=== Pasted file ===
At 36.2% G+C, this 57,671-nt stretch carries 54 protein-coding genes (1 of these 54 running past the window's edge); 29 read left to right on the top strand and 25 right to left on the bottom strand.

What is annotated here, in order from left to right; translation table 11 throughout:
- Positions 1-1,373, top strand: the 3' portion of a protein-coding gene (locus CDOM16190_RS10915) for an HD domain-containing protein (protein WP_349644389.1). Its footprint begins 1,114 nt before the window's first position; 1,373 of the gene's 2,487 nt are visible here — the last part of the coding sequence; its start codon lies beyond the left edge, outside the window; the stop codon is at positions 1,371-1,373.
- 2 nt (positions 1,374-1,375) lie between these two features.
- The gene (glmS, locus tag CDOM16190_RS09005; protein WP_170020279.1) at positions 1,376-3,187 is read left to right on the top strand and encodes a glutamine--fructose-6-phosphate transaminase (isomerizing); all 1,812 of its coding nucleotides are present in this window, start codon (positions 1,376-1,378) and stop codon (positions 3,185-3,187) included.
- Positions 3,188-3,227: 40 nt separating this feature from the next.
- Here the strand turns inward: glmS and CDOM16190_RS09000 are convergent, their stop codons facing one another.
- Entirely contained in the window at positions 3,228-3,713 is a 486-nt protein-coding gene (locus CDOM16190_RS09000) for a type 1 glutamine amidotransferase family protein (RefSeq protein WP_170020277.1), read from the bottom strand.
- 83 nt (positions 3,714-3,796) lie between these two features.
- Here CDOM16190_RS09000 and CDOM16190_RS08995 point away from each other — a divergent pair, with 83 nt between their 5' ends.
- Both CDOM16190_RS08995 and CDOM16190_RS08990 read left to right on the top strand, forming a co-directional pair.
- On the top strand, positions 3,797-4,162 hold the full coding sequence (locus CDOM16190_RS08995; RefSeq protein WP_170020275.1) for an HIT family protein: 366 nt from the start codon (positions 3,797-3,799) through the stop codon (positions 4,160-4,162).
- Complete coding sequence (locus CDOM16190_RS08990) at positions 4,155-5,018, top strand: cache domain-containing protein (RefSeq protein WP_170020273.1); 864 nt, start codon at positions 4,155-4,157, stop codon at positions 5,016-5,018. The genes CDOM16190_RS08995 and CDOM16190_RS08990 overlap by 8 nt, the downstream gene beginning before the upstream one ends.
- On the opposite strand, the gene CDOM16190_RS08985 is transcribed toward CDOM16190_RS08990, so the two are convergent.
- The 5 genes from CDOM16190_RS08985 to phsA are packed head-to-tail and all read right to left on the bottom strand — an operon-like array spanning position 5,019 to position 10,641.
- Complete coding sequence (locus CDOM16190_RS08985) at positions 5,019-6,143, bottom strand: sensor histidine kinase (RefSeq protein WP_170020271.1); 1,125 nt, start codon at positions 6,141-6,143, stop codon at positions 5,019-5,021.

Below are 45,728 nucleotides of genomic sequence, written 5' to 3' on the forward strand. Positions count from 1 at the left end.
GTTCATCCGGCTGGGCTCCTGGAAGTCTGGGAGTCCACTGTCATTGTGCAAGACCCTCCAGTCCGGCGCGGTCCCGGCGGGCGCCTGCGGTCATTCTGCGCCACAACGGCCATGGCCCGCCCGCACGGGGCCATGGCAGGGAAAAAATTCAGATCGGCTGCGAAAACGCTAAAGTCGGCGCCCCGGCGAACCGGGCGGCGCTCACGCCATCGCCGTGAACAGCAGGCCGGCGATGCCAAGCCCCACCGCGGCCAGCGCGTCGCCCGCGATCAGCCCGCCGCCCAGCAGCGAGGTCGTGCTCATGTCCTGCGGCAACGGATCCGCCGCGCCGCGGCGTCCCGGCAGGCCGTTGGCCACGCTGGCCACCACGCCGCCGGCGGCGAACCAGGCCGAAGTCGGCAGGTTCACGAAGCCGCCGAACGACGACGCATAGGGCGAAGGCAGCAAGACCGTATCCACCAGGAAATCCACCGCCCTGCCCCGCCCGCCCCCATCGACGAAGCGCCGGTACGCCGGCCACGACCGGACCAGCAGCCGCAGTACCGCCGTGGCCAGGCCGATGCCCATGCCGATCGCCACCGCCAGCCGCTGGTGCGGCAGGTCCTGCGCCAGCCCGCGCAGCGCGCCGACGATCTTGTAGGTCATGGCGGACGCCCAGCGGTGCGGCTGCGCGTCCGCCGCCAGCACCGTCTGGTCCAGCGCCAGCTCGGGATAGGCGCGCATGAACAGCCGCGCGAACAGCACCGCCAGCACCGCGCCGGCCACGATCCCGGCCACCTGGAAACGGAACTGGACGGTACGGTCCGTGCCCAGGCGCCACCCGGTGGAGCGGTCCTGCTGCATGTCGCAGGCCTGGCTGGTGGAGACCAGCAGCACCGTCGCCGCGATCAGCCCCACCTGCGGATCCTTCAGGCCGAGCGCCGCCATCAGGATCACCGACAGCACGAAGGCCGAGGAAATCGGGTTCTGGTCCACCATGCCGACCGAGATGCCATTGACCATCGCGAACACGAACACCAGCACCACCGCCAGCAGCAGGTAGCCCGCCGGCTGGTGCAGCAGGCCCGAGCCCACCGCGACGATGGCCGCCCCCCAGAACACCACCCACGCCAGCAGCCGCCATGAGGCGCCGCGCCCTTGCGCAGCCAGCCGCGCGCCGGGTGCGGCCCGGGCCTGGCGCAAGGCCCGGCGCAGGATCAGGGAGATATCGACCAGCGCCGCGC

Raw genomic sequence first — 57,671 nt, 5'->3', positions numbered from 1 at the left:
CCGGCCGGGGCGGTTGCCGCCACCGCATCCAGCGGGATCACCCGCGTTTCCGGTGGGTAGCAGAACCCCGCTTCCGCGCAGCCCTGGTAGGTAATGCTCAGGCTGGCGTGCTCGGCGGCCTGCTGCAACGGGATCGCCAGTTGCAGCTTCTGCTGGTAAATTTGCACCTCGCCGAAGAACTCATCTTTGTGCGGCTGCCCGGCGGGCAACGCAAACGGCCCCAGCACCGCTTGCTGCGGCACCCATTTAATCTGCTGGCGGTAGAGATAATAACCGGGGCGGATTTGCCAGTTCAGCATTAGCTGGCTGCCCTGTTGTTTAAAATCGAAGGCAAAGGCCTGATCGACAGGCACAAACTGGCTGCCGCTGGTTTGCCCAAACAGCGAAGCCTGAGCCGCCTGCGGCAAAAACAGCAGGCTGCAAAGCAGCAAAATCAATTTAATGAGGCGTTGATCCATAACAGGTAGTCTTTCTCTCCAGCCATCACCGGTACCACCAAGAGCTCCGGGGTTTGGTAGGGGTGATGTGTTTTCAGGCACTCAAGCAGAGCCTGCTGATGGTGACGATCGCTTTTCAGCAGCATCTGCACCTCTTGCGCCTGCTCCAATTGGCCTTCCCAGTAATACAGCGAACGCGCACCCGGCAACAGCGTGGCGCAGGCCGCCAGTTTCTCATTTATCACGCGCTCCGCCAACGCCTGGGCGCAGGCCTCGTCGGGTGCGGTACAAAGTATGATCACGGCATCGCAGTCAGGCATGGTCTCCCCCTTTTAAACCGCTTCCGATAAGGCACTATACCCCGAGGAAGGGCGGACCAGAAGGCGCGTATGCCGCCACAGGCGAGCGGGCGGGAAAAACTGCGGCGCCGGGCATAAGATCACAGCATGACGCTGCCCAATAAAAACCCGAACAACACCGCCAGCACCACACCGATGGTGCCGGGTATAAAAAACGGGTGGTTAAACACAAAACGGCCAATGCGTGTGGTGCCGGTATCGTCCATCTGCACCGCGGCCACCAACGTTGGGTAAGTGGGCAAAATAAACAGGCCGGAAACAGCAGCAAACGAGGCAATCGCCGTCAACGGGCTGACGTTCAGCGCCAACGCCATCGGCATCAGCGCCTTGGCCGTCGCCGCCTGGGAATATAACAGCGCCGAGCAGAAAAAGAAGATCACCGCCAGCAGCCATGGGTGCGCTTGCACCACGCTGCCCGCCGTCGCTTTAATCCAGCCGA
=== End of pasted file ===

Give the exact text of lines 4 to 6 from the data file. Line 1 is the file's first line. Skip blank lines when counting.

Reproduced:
- 2 nt (positions 1,374-1,375) lie between these two features.
- The gene (glmS, locus tag CDOM16190_RS09005; protein WP_170020279.1) at positions 1,376-3,187 is read left to right on the top strand and encodes a glutamine--fructose-6-phosphate transaminase (isomerizing); all 1,812 of its coding nucleotides are present in this window, start codon (positions 1,376-1,378) and stop codon (positions 3,185-3,187) included.
- Positions 3,188-3,227: 40 nt separating this feature from the next.